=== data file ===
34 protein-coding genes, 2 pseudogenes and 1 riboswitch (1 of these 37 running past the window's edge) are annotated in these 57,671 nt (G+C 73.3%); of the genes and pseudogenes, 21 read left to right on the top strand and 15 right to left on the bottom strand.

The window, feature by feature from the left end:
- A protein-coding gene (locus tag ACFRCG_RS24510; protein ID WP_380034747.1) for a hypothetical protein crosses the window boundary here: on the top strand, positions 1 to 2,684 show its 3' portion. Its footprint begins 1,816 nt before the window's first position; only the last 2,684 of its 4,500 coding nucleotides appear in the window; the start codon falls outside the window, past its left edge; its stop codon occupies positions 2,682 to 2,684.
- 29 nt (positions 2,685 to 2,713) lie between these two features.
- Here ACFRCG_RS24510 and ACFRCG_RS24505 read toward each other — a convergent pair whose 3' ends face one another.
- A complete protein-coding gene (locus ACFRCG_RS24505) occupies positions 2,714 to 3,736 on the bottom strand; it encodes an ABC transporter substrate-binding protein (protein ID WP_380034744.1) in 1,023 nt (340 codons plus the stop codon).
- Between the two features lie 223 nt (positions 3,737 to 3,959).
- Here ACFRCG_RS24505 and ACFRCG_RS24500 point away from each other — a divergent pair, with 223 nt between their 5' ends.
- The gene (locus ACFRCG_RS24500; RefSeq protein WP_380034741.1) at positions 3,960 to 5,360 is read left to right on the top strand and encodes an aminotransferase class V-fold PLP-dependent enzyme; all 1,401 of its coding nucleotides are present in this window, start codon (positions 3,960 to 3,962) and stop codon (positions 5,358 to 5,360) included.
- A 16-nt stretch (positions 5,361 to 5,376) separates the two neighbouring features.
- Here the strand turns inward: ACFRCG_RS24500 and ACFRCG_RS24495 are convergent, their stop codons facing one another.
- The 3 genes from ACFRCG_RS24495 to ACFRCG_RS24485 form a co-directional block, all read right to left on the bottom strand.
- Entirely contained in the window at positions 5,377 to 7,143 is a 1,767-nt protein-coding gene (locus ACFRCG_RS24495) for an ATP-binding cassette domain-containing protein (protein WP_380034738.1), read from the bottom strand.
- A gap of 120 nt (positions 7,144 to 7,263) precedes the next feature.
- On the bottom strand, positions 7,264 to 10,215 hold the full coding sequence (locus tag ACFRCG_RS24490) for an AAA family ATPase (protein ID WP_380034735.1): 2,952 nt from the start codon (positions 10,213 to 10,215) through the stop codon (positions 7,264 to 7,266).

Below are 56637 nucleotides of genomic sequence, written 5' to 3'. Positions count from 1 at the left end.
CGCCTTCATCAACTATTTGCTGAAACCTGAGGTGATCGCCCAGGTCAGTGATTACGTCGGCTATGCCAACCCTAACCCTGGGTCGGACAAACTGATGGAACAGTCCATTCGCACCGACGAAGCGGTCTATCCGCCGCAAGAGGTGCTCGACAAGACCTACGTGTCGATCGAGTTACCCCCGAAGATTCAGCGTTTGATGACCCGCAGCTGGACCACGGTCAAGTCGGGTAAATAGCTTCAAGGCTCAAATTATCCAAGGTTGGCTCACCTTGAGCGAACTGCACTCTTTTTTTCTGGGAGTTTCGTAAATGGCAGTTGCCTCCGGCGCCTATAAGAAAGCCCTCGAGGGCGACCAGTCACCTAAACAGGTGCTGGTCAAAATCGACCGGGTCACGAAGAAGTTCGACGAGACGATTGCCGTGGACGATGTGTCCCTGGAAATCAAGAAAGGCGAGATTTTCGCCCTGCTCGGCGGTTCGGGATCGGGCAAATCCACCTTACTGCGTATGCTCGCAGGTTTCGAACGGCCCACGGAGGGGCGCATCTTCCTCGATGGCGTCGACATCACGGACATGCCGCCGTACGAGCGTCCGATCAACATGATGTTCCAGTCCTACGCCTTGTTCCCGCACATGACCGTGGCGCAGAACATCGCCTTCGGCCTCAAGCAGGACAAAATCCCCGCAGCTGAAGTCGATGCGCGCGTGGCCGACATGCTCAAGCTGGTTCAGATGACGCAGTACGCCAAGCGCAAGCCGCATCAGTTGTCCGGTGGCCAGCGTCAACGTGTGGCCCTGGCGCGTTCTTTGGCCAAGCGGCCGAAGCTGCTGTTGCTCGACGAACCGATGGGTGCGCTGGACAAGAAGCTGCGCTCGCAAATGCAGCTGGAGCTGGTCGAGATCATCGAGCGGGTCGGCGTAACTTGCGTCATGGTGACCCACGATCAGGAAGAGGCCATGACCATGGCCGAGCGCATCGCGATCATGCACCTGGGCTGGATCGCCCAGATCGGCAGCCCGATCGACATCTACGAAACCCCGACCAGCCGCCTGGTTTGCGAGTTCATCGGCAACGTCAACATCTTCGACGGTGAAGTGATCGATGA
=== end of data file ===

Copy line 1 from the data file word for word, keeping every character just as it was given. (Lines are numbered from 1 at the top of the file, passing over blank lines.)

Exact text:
34 protein-coding genes, 2 pseudogenes and 1 riboswitch (1 of these 37 running past the window's edge) are annotated in these 57,671 nt (G+C 73.3%); of the genes and pseudogenes, 21 read left to right on the top strand and 15 right to left on the bottom strand.